Merck Launches Viresolve® Pro Shield H
Product News Sep 27, 2016
Merck has launched the Viresolve® Pro Shield H for removal of parvoviruses from therapeutic protein feed streams. The new Viresolve® Pro Shield H is designed for use as a prefilter with Viresolve® Pro Devices for more robust, cost-economic viral clearance. Viresolve® Pro Shield H removes protein aggregates and impurities that foul virus filters in high pH and high conductivity monoclonal antibody (mAb) feed streams. Combined with Viresolve® Pro Device parvovirus retentive filters, the Viresolve® Pro Shield H significantly increases processing capacity, while preserving high virus removal and high flux.
"As feed stream characteristics continue to change, filtration products must evolve in order to enable successful viral clearance to ensure drug safety," said Andrew Bulpin, Head of Process Solutions Strategic Marketing & Innovation at the life science business of Merck. "Viresolve® Pro Shield H effectively improves aggregate removal and reduces the required virus filtration area needed to process feed streams, while delivering the same high level of virus clearance our customers rely on."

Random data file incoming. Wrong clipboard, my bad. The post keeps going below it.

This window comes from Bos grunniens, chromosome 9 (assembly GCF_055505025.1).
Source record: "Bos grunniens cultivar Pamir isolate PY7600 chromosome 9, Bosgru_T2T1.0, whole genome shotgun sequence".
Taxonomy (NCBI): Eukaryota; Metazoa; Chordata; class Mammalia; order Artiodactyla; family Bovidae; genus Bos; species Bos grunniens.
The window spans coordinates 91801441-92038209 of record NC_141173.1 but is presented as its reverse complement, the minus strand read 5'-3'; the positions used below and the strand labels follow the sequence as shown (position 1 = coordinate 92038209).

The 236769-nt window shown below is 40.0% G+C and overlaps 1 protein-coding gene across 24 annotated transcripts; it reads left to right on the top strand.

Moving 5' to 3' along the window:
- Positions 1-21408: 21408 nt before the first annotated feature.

Recombinant protein, mAb, fusion protein and antibody fragment feed streams can be challenging to process efficiently, both in terms of time and cost, because these proteins tend to aggregate during production. Aggregates can cause virus filters to foul more rapidly, reducing the amount of feed that can be processed and increasing the number of filters required to process the same volume.
Combining the Viresolve® Pro Shield H with the Viresolve® Pro Device provides biopharmaceutical manufacturers with the highest levels of retention assurance and productivity across a broad range of feed stream characteristics. The result is an optimized virus filtration process with lower filter costs, faster processing times and less sensitivity to feed stream variability. Flexible and highly effective, the Viresolve® Pro Shield H and Viresolve® Pro Device is a comprehensive solution to the challenges of diverse viral clearance needs.